Brian Brooks, Chief Operating Officer of the Office of the Comptroller of the Currency (“OCC”) said on Monday that he believes the OCC should investigate the viability and utility of a non-depository payments charter: “One of the things I think we have to ask ourselves as an agency is, if it makes sense to have a non-depository lending charter, which was the original fintech concept, would it also make sense to have a non-depository payments charter?”
In his talk, given as part of the Consensus: Distributed virtual conference, Brooks focused on cross-border concerns that are particularly salient to crypto companies. He notes that we may have come to a point where the traditional state-federal divisions of licensing and oversight authority are less relevant, particularly in the crypto space. Brooks says there is an argument that “crypto looks a lot like banking for the twenty-first century,” in which case a single national license may provide modern update to the current patchwork of laws, which is burdensome and time-consuming for both payments companies and state regulators.
Brooks said “one of [his] missions at the OCC . . . is to investigate the extent to which over time it makes sense to think of crypto companies like banks and to think of charter types that might be appropriate for crypto companies.” While Brooks’ comments focused on crypto in mentioning a payments charter, he noted Stripe and PayPal as non-blockchain payments companies, which would presumably also be covered by such a payments charter.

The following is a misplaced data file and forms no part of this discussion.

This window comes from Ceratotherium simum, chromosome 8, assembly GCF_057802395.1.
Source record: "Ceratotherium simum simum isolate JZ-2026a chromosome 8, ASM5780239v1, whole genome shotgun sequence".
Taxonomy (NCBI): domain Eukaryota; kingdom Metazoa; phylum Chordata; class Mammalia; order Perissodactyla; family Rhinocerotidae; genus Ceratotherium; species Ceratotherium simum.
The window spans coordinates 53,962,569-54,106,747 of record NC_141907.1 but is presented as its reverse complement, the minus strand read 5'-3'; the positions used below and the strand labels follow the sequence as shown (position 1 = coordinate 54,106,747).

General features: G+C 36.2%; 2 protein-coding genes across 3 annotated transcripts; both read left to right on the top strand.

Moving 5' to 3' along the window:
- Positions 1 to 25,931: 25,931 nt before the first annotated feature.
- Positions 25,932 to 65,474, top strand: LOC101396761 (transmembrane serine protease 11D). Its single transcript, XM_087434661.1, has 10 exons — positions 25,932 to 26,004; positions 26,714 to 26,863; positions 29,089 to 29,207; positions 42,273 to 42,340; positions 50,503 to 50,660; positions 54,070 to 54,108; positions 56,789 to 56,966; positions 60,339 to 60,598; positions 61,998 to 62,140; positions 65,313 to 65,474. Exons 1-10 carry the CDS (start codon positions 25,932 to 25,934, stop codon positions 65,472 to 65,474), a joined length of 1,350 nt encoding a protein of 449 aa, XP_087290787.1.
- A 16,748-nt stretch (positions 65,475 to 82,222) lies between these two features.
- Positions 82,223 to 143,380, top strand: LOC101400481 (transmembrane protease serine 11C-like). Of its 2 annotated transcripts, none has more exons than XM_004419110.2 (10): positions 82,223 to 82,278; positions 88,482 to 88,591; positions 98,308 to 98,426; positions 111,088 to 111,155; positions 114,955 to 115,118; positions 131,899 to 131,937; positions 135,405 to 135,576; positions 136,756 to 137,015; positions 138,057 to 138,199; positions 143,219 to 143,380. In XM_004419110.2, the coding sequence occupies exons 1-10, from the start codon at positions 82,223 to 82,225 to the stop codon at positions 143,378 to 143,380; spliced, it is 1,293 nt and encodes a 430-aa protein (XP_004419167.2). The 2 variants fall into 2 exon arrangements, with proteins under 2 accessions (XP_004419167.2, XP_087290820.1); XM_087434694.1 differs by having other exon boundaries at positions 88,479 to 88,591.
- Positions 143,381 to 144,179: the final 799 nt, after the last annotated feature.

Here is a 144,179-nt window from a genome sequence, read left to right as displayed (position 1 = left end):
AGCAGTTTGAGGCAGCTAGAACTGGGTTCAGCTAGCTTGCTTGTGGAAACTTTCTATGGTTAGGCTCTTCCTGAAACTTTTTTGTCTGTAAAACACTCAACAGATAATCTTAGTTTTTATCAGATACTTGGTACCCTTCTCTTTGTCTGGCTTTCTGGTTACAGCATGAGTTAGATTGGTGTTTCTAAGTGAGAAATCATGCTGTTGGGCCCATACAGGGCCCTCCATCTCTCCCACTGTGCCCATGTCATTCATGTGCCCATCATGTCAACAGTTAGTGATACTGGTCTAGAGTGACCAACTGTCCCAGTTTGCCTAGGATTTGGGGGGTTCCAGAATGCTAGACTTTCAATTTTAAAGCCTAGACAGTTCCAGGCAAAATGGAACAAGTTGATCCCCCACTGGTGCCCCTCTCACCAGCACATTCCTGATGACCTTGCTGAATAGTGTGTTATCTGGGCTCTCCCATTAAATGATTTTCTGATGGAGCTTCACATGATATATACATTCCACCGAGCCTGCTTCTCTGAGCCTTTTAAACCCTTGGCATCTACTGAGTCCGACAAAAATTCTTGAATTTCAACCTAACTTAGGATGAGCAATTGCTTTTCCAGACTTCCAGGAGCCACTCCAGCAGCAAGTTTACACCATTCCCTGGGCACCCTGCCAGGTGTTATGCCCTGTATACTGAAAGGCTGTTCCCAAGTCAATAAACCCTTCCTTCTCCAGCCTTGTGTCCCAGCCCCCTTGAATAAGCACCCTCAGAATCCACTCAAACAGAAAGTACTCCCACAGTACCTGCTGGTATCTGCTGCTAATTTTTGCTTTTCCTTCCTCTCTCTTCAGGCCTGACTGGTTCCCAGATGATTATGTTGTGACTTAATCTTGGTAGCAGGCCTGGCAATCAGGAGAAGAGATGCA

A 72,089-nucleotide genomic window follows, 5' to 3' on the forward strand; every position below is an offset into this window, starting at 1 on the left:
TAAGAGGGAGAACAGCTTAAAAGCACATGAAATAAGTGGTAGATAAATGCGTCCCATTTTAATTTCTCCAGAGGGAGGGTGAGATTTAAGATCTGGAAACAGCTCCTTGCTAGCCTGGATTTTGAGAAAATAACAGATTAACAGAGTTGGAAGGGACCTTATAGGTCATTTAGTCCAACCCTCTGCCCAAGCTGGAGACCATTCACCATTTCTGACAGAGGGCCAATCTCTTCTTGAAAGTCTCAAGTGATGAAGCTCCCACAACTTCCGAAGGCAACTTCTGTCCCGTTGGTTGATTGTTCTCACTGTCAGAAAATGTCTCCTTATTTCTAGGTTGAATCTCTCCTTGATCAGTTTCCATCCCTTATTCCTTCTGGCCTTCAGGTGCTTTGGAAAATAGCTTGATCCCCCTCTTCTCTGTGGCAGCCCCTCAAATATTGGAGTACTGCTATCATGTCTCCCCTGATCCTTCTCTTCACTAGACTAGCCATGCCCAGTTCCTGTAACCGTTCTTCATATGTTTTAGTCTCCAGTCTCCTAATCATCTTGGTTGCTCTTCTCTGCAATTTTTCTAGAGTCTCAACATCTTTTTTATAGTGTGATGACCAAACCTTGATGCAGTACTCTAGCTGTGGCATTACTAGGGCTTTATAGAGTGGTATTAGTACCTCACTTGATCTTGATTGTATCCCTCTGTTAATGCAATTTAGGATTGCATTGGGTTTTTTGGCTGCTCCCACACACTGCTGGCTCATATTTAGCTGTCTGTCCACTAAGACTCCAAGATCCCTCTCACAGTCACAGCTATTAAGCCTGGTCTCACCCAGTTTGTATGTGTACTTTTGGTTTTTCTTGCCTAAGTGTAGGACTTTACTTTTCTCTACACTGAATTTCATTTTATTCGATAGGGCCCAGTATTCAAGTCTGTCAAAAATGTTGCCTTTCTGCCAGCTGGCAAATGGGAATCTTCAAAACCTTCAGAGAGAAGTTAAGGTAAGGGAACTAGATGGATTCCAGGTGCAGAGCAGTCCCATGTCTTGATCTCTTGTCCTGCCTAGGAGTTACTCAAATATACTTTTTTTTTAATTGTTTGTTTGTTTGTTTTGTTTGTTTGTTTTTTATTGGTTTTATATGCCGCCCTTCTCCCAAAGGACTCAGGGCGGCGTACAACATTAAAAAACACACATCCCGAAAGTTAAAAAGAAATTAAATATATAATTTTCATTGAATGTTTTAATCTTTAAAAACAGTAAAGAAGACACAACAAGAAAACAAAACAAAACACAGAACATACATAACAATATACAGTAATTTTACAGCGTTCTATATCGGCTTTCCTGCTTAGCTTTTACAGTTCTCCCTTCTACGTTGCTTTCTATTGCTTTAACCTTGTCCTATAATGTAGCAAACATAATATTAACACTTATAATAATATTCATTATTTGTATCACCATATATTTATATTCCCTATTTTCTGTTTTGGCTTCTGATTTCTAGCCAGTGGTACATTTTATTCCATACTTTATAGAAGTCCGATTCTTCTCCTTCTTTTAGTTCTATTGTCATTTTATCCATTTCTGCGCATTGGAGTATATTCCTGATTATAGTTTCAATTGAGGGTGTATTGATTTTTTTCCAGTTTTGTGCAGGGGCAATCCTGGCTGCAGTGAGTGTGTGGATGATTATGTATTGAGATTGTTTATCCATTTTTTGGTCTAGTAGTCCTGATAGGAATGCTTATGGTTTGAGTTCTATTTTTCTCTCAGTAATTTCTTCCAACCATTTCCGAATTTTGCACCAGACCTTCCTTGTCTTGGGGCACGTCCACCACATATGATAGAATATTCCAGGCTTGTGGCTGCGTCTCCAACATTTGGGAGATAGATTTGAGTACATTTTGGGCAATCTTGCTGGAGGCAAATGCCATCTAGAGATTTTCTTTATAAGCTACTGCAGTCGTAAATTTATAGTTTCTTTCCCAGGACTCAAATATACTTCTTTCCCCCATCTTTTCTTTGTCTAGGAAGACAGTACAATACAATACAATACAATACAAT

This is the latest piece of news in a space that has seen continuous change and innovation. State regulators recently introduced the Multistate Money Services Business Licensing Agreement (“MMLA”) Program to make money transmission licensing more efficient. This corresponds with the Conference of State Bank Supervisors (“CSBS”) Vision 2020, which has a goal of “an integrated, 50-state licensing and supervisory system, leveraging technology and smart regulatory policy.” As part of its effort, the CSBS is drafting model money services business law language.
We continue to track these and other efforts to modernize and harmonize the regulation and supervision of money transmitters, and look forward to the OCC’s future announcements and innovation in the payments space.